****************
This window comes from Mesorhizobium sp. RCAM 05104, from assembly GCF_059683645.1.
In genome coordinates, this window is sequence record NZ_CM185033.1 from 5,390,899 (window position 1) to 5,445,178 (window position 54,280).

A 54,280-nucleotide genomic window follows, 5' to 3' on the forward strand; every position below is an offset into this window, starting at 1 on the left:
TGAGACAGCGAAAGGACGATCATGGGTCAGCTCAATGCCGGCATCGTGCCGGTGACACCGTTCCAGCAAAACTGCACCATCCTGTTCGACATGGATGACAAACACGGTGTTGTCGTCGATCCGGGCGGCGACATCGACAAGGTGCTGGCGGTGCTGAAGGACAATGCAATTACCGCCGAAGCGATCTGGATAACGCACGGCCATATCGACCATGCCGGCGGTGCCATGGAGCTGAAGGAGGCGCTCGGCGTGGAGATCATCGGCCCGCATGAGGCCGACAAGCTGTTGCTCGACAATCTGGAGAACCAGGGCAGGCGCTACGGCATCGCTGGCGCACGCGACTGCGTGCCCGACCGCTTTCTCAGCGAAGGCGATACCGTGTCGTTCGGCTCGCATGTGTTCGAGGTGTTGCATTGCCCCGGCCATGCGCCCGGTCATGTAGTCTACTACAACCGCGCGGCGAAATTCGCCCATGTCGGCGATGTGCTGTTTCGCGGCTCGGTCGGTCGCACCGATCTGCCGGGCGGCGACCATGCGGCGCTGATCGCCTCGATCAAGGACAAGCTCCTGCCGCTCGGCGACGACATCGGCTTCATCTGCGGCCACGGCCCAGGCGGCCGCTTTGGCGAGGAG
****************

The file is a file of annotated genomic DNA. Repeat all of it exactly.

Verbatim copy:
This window comes from Mesorhizobium sp. RCAM 05104, from assembly GCF_059683645.1.
In genome coordinates, this window is sequence record NZ_CM185033.1 from 5,390,899 (window position 1) to 5,445,178 (window position 54,280).

A 54,280-nucleotide genomic window follows, 5' to 3' on the forward strand; every position below is an offset into this window, starting at 1 on the left:
TGAGACAGCGAAAGGACGATCATGGGTCAGCTCAATGCCGGCATCGTGCCGGTGACACCGTTCCAGCAAAACTGCACCATCCTGTTCGACATGGATGACAAACACGGTGTTGTCGTCGATCCGGGCGGCGACATCGACAAGGTGCTGGCGGTGCTGAAGGACAATGCAATTACCGCCGAAGCGATCTGGATAACGCACGGCCATATCGACCATGCCGGCGGTGCCATGGAGCTGAAGGAGGCGCTCGGCGTGGAGATCATCGGCCCGCATGAGGCCGACAAGCTGTTGCTCGACAATCTGGAGAACCAGGGCAGGCGCTACGGCATCGCTGGCGCACGCGACTGCGTGCCCGACCGCTTTCTCAGCGAAGGCGATACCGTGTCGTTCGGCTCGCATGTGTTCGAGGTGTTGCATTGCCCCGGCCATGCGCCCGGTCATGTAGTCTACTACAACCGCGCGGCGAAATTCGCCCATGTCGGCGATGTGCTGTTTCGCGGCTCGGTCGGTCGCACCGATCTGCCGGGCGGCGACCATGCGGCGCTGATCGCCTCGATCAAGGACAAGCTCCTGCCGCTCGGCGACGACATCGGCTTCATCTGCGGCCACGGCCCAGGCGGCCGCTTTGGCGAGGAG